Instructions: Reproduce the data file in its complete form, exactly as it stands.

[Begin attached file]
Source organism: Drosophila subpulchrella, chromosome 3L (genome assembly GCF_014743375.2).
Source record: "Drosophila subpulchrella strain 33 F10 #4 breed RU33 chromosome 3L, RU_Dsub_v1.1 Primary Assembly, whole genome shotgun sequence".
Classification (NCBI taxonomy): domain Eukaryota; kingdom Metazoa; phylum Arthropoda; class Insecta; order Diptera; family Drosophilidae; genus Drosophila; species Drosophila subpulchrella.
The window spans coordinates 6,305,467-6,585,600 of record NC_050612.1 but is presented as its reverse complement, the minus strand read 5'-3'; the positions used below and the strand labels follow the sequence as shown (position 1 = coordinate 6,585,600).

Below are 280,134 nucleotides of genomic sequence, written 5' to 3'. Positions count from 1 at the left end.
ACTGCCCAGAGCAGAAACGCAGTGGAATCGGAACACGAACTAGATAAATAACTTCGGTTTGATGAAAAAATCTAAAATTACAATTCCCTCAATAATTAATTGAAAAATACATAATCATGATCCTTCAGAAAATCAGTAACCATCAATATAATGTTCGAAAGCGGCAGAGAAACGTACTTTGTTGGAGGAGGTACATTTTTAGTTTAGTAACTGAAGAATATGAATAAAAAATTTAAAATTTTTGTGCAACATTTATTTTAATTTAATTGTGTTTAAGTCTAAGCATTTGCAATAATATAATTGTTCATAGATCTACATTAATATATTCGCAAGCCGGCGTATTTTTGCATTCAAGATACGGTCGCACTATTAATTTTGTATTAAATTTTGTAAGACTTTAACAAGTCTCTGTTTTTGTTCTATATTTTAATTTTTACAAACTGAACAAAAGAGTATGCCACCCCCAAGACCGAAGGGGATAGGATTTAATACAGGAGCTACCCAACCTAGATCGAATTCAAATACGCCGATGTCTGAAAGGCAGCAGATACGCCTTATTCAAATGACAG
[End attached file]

Source organism: Drosophila subpulchrella, chromosome 3L (genome assembly GCF_014743375.2).
Source record: "Drosophila subpulchrella strain 33 F10 #4 breed RU33 chromosome 3L, RU_Dsub_v1.1 Primary Assembly, whole genome shotgun sequence".
Classification (NCBI taxonomy): domain Eukaryota; kingdom Metazoa; phylum Arthropoda; class Insecta; order Diptera; family Drosophilidae; genus Drosophila; species Drosophila subpulchrella.
The window spans coordinates 6,305,467-6,585,600 of record NC_050612.1 but is presented as its reverse complement, the minus strand read 5'-3'; the positions used below and the strand labels follow the sequence as shown (position 1 = coordinate 6,585,600).

Below are 280,134 nucleotides of genomic sequence, written 5' to 3'. Positions count from 1 at the left end.
ACTGCCCAGAGCAGAAACGCAGTGGAATCGGAACACGAACTAGATAAATAACTTCGGTTTGATGAAAAAATCTAAAATTACAATTCCCTCAATAATTAATTGAAAAATACATAATCATGATCCTTCAGAAAATCAGTAACCATCAATATAATGTTCGAAAGCGGCAGAGAAACGTACTTTGTTGGAGGAGGTACATTTTTAGTTTAGTAACTGAAGAATATGAATAAAAAATTTAAAATTTTTGTGCAACATTTATTTTAATTTAATTGTGTTTAAGTCTAAGCATTTGCAATAATATAATTGTTCATAGATCTACATTAATATATTCGCAAGCCGGCGTATTTTTGCATTCAAGATACGGTCGCACTATTAATTTTGTATTAAATTTTGTAAGACTTTAACAAGTCTCTGTTTTTGTTCTATATTTTAATTTTTACAAACTGAACAAAAGAGTATGCCACCCCCAAGACCGAAGGGGATAGGATTTAATACAGGAGCTACCCAACCTAGATCGAATTCAAATACGCCGATGTCTGAAAGGCAGCAGATACGCCTTATTCAAATGACAG